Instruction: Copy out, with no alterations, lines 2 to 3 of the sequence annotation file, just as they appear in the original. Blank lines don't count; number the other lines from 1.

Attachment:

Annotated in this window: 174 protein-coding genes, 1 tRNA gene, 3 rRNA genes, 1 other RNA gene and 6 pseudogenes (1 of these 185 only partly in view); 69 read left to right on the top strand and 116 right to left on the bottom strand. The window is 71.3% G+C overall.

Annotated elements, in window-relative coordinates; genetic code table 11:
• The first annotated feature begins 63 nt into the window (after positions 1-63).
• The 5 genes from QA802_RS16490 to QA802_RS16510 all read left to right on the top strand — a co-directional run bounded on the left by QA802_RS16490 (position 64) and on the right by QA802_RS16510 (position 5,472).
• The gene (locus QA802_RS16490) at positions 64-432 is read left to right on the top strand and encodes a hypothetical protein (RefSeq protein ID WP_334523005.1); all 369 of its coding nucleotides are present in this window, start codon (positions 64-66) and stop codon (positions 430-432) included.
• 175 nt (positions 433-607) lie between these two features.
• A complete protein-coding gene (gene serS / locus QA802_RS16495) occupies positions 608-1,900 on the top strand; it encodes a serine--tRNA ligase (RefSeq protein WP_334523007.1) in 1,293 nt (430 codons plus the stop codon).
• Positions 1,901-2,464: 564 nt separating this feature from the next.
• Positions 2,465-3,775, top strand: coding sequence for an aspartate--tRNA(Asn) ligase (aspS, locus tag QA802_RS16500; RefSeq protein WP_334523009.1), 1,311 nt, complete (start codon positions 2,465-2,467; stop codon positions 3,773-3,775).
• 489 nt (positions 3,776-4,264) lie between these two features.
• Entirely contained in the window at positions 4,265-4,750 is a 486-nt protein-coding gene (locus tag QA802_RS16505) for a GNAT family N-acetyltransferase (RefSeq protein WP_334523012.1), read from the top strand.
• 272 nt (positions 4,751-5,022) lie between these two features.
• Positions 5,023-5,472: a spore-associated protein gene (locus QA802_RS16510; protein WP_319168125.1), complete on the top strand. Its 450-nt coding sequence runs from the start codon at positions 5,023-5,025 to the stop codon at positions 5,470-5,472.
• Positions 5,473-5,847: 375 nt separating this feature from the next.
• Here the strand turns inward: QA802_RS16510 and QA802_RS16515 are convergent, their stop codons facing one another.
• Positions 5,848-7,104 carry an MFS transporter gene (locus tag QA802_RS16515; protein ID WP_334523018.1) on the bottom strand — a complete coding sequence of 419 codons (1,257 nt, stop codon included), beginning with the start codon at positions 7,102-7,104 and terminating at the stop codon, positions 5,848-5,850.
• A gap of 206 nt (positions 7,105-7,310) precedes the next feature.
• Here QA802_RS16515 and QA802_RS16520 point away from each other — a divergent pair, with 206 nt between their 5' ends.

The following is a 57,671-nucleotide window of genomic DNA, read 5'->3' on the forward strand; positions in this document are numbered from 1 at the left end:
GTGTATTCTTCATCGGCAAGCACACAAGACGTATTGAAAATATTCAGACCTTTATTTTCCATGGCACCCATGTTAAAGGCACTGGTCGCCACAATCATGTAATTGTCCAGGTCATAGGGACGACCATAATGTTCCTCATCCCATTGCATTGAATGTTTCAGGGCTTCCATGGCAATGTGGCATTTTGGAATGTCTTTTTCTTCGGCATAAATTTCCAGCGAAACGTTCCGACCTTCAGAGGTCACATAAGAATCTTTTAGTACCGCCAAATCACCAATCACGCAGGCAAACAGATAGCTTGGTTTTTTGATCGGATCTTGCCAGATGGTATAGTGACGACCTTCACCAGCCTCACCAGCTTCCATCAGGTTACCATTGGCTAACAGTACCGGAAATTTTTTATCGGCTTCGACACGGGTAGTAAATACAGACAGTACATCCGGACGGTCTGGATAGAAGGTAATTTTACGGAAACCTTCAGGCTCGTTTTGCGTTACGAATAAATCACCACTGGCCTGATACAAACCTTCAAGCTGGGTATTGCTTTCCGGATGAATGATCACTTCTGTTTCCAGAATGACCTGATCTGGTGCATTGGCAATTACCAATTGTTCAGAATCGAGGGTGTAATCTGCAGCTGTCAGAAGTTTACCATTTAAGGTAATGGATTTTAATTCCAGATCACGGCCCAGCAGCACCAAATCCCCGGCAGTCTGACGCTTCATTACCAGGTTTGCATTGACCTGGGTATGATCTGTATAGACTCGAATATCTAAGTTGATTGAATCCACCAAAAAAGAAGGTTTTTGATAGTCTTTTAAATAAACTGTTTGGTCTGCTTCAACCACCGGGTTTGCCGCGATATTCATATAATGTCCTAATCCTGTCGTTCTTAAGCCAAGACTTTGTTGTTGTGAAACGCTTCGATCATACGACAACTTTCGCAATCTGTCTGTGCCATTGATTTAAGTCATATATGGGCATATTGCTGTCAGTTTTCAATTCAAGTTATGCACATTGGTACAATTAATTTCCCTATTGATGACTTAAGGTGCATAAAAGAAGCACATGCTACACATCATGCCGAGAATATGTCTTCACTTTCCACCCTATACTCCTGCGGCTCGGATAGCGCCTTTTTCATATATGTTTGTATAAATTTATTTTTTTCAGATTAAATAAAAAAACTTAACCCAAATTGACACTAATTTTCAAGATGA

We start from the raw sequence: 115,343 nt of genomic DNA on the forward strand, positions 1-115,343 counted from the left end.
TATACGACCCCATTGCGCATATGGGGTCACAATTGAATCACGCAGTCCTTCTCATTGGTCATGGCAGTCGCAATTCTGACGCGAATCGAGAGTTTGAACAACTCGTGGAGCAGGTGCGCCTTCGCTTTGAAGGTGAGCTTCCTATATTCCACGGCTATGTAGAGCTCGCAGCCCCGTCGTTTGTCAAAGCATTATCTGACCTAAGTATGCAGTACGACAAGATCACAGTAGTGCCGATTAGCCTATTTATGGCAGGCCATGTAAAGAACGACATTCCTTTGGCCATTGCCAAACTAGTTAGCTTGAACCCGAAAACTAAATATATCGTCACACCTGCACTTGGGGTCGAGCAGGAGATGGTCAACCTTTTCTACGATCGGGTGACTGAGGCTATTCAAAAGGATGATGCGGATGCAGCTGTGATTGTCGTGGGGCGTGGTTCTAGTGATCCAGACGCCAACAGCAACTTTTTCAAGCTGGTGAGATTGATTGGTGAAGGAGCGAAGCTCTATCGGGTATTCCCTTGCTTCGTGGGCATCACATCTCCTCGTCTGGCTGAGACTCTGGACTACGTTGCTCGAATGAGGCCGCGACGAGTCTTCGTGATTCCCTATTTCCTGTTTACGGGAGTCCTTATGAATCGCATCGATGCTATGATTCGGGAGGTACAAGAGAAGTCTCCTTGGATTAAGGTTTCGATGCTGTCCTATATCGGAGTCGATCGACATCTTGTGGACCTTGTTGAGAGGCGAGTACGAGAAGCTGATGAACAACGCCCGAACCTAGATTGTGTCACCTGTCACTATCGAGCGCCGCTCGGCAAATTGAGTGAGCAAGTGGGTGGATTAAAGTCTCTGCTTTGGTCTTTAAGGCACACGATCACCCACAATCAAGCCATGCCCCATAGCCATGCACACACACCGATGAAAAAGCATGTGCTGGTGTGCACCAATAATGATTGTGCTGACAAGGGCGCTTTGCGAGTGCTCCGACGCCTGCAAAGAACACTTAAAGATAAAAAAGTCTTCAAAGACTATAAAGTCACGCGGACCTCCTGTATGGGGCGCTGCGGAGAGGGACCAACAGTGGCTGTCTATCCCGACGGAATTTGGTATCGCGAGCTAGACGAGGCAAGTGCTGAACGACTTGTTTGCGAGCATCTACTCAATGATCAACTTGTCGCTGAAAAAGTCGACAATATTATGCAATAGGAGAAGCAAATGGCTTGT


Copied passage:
Annotated elements, in window-relative coordinates; genetic code table 11:
• The first annotated feature begins 63 nt into the window (after positions 1-63).